Scout is a little honey bee with a big mission! She needs to find the last flowers of fall to get the sweet nectar that she and her sisters will turn into honey. With winter on the way, honey will provide the food to keep the hive alive until spring. But she’s got some pretty big obstacles coming her way!Lexile Level: AD840LGuided Reading Level: OGenre: Nonfiction
Want to know a secret? Flowers actually ‘talk’ to animals! This beautifully written and illustrated informational text is a delightful way to introduce the symbiotic relationship between plants and pollinators. Full of interesting facts and told from the perspective of a “prickly” cactus, this book will enlighten and entertain your audience.Grade Level: 2nd-5th Lexile Level: 570L Guided Reading Level: Q Genre: Informational Text
This module uses literature and informational text such as My Librarian Is a Camel to introduce students to the power of literacy and how people around the world access books. This module is intentionally designed to encourage students to embrace a love of literacy and reading.
In this module, students will use literacy skills to become experts— people who use reading, writing, listening and speaking to build and share deep knowledge about a topic. (This focus on research intentionally builds Module 1, in which students explored the superpowers of reading.) The module will begin with a class study of the bullfrog, an example of a “true frog,” that exhibit quintessentially froggy characteristics. In Unit 2, students will form research groups to become experts on various “freaky” frogs—frogs that push the boundaries of “froginess” with unusual adaptations that help them to survive in extreme environments throughout the world. Students will build their reading, research, writing and collaborative discussion skills through studying their expert frog. Throughout the module, students will consistently reflect on the role of literacy in building and sharing expertise. Students will demonstrate their expertise through a “freaky frog trading card”—a research-based narrative that highlights their research and educates others about the amazing diversity of frogs with a focus on how their freaky frog survives.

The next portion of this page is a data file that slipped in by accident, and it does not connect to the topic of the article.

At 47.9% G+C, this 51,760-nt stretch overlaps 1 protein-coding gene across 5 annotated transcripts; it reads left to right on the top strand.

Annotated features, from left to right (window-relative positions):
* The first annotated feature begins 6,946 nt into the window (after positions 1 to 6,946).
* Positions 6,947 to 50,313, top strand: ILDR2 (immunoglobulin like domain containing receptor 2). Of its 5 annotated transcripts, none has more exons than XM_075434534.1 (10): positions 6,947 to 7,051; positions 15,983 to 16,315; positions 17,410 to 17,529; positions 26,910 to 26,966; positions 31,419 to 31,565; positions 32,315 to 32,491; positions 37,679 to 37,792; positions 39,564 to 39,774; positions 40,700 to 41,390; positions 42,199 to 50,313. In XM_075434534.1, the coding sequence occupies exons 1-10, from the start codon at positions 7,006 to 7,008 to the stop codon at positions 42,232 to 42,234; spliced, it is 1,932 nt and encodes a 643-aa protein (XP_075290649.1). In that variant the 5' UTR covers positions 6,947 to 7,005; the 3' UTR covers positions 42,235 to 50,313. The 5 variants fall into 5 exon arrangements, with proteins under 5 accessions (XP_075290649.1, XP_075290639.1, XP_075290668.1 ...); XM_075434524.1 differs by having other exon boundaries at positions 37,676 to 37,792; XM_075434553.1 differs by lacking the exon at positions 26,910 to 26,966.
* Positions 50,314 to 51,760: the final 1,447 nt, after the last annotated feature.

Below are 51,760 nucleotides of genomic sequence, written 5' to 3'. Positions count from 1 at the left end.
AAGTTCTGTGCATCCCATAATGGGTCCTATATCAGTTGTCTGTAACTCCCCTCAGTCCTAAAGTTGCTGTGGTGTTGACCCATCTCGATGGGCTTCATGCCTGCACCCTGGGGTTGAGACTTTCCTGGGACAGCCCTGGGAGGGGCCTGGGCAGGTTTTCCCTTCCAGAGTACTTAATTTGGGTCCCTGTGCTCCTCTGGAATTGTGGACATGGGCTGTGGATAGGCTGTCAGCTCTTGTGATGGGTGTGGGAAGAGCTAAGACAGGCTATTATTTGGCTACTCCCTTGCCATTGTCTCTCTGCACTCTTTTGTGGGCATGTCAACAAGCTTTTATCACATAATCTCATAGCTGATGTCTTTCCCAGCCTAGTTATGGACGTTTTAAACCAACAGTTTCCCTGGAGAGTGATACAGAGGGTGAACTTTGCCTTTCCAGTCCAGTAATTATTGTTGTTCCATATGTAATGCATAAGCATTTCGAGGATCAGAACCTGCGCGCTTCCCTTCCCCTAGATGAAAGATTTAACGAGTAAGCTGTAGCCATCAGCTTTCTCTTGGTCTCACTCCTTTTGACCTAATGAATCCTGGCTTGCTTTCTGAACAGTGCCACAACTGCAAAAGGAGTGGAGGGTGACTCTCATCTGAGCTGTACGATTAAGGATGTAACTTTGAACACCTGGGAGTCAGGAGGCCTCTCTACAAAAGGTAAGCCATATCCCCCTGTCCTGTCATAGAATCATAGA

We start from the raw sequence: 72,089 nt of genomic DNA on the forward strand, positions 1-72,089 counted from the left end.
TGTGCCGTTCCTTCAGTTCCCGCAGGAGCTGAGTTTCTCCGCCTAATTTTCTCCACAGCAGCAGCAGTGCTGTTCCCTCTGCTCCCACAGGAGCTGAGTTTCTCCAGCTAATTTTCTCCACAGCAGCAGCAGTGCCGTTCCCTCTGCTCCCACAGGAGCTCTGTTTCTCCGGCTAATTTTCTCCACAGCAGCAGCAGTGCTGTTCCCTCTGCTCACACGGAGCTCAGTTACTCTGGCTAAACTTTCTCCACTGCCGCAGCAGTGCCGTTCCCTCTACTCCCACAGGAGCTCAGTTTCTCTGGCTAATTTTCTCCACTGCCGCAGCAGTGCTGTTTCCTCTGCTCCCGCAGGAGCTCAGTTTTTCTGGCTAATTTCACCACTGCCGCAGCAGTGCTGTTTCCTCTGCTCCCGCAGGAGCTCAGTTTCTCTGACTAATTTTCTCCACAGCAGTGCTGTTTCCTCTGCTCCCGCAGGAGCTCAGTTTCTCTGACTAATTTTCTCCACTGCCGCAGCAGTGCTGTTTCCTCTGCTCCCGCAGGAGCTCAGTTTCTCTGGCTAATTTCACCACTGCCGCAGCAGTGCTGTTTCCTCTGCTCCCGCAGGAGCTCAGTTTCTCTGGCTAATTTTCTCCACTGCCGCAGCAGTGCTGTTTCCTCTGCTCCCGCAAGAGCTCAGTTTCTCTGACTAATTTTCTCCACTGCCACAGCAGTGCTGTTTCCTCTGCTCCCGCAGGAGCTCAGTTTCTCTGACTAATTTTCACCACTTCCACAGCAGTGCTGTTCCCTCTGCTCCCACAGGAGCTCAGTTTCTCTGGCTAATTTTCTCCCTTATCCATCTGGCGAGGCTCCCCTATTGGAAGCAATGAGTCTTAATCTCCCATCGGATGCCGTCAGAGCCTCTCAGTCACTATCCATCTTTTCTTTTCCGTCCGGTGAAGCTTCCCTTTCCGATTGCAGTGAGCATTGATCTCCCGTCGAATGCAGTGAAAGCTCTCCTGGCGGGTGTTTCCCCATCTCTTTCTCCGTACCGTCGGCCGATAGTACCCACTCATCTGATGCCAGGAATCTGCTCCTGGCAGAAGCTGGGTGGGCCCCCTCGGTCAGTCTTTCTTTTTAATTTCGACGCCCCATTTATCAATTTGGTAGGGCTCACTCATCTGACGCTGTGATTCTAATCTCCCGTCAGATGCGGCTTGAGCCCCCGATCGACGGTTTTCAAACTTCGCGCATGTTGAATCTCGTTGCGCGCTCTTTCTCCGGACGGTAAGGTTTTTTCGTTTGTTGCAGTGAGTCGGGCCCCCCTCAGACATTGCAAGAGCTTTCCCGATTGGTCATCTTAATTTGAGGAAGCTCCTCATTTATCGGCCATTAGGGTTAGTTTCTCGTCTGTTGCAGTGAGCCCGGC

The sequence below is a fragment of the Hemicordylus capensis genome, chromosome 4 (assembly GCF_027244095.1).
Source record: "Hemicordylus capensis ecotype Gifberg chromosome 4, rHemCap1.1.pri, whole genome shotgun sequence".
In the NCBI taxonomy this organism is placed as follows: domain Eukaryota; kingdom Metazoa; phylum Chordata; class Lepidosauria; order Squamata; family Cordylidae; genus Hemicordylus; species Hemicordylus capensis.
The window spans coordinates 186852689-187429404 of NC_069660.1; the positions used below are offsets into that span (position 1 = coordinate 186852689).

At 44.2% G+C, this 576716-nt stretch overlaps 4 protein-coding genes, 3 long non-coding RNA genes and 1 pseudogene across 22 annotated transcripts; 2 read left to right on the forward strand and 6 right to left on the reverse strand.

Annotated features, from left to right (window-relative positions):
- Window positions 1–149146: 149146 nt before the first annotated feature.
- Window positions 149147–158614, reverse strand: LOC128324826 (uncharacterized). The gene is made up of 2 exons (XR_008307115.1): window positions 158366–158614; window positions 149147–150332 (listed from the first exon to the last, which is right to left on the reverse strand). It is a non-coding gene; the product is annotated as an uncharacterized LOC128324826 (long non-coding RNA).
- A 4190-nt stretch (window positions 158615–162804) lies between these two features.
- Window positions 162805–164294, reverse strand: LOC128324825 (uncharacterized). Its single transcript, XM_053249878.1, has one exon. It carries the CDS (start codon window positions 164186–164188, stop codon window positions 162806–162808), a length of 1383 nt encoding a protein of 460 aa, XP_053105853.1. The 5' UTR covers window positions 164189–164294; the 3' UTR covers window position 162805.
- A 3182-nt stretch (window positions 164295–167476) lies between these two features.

In this module, students will use literacy skills to build expertise—using reading, writing, listening, speaking, and collaborative skills to build and share deep knowledge about a topic. This focus on research intentionally builds on Module 1, in which students explored the superpowers of reading. Specifically, students will seek evidence of culture, which can be thought of as the story of a group of people constructed through the generations; it can be evidenced through ancient and modern-day customs and traditions. The module will begin with a class study of the culture of Japan: Students will read Magic Tree House: Dragon of the Red Dawn, a book set in ancient Japan, paired with Exploring Countries: Japan, an informational text about modern Japan.